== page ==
The Waste and Resource Action Program or ‘W.R.A.P.’ came to the Andre Schenker Lecture Hall in the Monteith building on Tuesday. Their stated mission is to help build a world in which all resources are used sustainably. But this evening, two of the United Kingdom based company’s advocates; Claire Kneller and David Rogers were here to discuss a matter that is relatable to every one, and a problem that seriously needs addressing in the United States: food waste.
The presentation was designed to help assess and inform the audience of students, food service officials and professors about food waste and what we can do as individuals to help solve this complicated issue.
Figures were displayed to the audience about annual American food waste that were portrayed in simpler terms, to shock and reveal an unfortunate truth about the way food waste is managed in the U.S. The United States wastes nearly 40 percent of the food that is produced domestically. That’s 20 pounds of food a person per month. The presenters also tied in Thanksgiving-related examples of how much America wastes. The ladder figures was equated to buying two whole turkeys every month and then throwing them away.
The team also included examples of statistics on food waste found in the U.K., despite the fact that the U.K. is one of the world leaders in food waste advocacy, both around the world and in their domestic policy.
But spoiled food is just the surface of food waste. The fact of the matter is that it is much deeper than just the inefficiencies of food going bad. The amount of energy and carbon footprint of different foods can vary greatly. These statistics can also help us become more sustainable with the choices we make in the grocery store.
“We really have to take a two pronged approach. We can’t focus only on consumer or producer behavior alone, it has to be a conversation between the two to ultimately arrive at a win-win situation. Consumers might feel a real loyalty to a brand, but companies can really strengthen the relationship by trying to make both parties better off as opposed to just trying to increase sales in any way they can,” Kneller said.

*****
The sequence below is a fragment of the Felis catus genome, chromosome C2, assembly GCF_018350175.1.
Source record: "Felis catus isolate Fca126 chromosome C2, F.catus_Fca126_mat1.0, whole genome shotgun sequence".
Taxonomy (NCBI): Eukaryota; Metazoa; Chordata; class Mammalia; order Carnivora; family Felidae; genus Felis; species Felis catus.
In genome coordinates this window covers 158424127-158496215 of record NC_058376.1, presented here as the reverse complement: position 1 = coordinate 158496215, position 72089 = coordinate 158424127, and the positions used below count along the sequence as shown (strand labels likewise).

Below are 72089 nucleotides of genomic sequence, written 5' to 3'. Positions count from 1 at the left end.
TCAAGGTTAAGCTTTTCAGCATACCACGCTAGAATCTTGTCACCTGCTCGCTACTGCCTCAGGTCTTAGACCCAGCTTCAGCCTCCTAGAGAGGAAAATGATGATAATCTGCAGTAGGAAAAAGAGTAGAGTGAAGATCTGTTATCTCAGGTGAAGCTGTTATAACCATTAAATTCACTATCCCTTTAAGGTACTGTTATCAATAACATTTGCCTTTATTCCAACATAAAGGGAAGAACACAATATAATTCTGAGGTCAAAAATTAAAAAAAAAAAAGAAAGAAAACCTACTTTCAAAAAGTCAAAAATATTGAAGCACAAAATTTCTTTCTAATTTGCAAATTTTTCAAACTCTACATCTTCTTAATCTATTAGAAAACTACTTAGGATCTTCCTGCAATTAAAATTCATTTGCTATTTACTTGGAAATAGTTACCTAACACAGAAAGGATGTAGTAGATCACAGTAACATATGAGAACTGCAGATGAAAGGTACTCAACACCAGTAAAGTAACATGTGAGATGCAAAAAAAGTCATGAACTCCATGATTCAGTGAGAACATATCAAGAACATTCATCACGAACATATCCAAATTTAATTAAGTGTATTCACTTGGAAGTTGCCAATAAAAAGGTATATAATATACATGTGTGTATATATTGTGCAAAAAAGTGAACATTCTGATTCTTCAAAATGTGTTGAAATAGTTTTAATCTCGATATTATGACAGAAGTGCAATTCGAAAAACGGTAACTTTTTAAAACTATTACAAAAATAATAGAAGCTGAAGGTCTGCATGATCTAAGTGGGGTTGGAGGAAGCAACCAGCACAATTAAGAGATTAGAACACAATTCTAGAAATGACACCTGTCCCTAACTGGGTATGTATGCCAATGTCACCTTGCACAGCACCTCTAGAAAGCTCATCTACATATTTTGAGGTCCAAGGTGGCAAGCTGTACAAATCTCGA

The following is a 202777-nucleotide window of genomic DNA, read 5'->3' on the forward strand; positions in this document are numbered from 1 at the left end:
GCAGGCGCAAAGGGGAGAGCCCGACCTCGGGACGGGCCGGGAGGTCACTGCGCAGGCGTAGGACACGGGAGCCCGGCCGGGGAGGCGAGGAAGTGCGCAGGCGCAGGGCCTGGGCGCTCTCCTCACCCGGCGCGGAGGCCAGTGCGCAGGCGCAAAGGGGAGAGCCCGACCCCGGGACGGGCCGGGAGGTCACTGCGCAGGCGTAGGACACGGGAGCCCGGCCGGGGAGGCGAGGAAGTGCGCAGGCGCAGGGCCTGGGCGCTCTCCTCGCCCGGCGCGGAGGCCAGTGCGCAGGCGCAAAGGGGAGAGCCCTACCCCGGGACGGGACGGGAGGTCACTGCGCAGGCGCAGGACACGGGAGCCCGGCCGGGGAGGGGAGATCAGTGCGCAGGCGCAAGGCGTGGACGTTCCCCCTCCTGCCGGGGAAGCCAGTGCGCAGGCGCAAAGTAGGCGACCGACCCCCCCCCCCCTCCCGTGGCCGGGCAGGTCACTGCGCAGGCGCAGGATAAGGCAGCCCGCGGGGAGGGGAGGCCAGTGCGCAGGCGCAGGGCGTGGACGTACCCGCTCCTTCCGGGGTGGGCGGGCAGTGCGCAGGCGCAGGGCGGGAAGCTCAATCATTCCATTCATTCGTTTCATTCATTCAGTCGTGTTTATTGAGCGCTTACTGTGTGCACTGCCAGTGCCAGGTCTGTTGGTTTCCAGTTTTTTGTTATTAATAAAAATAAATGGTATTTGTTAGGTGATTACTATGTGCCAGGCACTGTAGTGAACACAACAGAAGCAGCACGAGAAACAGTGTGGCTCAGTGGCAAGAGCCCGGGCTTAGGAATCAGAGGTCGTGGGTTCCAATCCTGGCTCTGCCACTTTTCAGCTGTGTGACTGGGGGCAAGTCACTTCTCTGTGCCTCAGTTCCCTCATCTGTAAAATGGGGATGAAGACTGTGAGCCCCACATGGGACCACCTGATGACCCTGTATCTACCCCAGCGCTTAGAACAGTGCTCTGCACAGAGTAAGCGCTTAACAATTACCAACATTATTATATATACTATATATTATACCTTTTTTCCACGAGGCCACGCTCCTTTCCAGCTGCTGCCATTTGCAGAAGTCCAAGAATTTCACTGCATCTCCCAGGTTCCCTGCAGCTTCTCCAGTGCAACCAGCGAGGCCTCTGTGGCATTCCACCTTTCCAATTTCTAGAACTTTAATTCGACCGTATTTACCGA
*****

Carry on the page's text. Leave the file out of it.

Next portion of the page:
The W.R.A.P. advocates focused primarily on the five biggest issues with consumer food waste; buying, storing, dates, portioning, and leftovers. They dissected each consumer problem and gave the audience several easy strategies that will help them save money and food. Tips like always shopping with a list before you go to the store or alternatively taking a picture of your pantry or fridge so you know what you have before you go were helpful. Other useful strategies included knowing how to store food products properly and how to understand the ambiguous ‘sell by’ and ‘use by’ dates on U.S. food products.
Students were impressed with the presentation.
“They focused a lot on the ideas that other food waste lecture series presenters did not. They discussed much more about their investigative approaches to looking at data and how to reach a solution while keeping the big picture in mind,” Charles Frazine, a third-semester agricultural resource economics major, said.
Love Food Hate Waste was designed to get people involved and this was certainly reflected in their presentation. They had pop quizzes about food, and awarded portioning cooking tools, t-shirts, and tote bags to those who participated.
“It was great to see a professional organization so readily shoot down a trendy concept like Blue Apron, and discus the gritty details of the balance of packaging and sustainability. It is something not many people think about,” Carina Immer, a seventh-semester agricultural resource economics major, said.
More information about W.R.A.P. can be found at their website: http://www.wrap.org.uk/food-waste-reduction
Dan Wood is a staff writer for The Daily Campus. He can be reached via email at email@example.com.